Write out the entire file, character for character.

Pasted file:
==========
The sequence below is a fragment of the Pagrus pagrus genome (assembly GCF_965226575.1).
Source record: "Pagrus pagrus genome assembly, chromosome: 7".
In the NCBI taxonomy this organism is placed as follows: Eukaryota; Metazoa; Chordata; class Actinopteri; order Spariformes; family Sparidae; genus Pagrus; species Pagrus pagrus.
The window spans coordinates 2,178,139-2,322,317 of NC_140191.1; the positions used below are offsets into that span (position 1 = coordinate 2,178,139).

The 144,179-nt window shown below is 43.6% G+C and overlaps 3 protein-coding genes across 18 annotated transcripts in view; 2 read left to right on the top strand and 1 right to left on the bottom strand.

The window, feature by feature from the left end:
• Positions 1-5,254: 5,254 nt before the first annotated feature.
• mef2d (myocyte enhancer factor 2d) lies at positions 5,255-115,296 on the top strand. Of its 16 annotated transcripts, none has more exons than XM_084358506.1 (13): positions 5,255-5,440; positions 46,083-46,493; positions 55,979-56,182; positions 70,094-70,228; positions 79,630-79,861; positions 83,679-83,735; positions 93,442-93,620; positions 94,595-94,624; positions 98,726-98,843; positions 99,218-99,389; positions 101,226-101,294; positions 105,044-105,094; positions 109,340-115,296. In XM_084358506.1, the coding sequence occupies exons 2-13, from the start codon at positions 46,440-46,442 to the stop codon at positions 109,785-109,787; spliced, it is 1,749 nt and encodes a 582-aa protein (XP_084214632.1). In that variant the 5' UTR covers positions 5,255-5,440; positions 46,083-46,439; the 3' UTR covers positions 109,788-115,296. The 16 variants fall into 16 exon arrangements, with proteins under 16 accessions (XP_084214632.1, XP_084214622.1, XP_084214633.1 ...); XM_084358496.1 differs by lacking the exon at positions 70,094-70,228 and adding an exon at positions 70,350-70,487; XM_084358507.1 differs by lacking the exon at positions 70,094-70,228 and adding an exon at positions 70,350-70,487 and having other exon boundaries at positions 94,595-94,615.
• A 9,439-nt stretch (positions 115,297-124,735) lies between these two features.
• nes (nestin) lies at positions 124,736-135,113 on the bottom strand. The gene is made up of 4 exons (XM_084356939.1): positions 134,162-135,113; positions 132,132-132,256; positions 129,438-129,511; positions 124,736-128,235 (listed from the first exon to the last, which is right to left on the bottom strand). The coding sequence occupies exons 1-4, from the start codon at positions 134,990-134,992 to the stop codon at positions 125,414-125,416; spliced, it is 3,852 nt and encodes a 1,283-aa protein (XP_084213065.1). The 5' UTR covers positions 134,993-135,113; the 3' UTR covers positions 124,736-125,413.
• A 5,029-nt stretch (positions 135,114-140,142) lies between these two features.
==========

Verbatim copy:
The sequence below is a fragment of the Pagrus pagrus genome (assembly GCF_965226575.1).
Source record: "Pagrus pagrus genome assembly, chromosome: 7".
In the NCBI taxonomy this organism is placed as follows: Eukaryota; Metazoa; Chordata; class Actinopteri; order Spariformes; family Sparidae; genus Pagrus; species Pagrus pagrus.
The window spans coordinates 2,178,139-2,322,317 of NC_140191.1; the positions used below are offsets into that span (position 1 = coordinate 2,178,139).

The 144,179-nt window shown below is 43.6% G+C and overlaps 3 protein-coding genes across 18 annotated transcripts in view; 2 read left to right on the top strand and 1 right to left on the bottom strand.

The window, feature by feature from the left end:
• Positions 1-5,254: 5,254 nt before the first annotated feature.
• mef2d (myocyte enhancer factor 2d) lies at positions 5,255-115,296 on the top strand. Of its 16 annotated transcripts, none has more exons than XM_084358506.1 (13): positions 5,255-5,440; positions 46,083-46,493; positions 55,979-56,182; positions 70,094-70,228; positions 79,630-79,861; positions 83,679-83,735; positions 93,442-93,620; positions 94,595-94,624; positions 98,726-98,843; positions 99,218-99,389; positions 101,226-101,294; positions 105,044-105,094; positions 109,340-115,296. In XM_084358506.1, the coding sequence occupies exons 2-13, from the start codon at positions 46,440-46,442 to the stop codon at positions 109,785-109,787; spliced, it is 1,749 nt and encodes a 582-aa protein (XP_084214632.1). In that variant the 5' UTR covers positions 5,255-5,440; positions 46,083-46,439; the 3' UTR covers positions 109,788-115,296. The 16 variants fall into 16 exon arrangements, with proteins under 16 accessions (XP_084214632.1, XP_084214622.1, XP_084214633.1 ...); XM_084358496.1 differs by lacking the exon at positions 70,094-70,228 and adding an exon at positions 70,350-70,487; XM_084358507.1 differs by lacking the exon at positions 70,094-70,228 and adding an exon at positions 70,350-70,487 and having other exon boundaries at positions 94,595-94,615.
• A 9,439-nt stretch (positions 115,297-124,735) lies between these two features.
• nes (nestin) lies at positions 124,736-135,113 on the bottom strand. The gene is made up of 4 exons (XM_084356939.1): positions 134,162-135,113; positions 132,132-132,256; positions 129,438-129,511; positions 124,736-128,235 (listed from the first exon to the last, which is right to left on the bottom strand). The coding sequence occupies exons 1-4, from the start codon at positions 134,990-134,992 to the stop codon at positions 125,414-125,416; spliced, it is 3,852 nt and encodes a 1,283-aa protein (XP_084213065.1). The 5' UTR covers positions 134,993-135,113; the 3' UTR covers positions 124,736-125,413.
• A 5,029-nt stretch (positions 135,114-140,142) lies between these two features.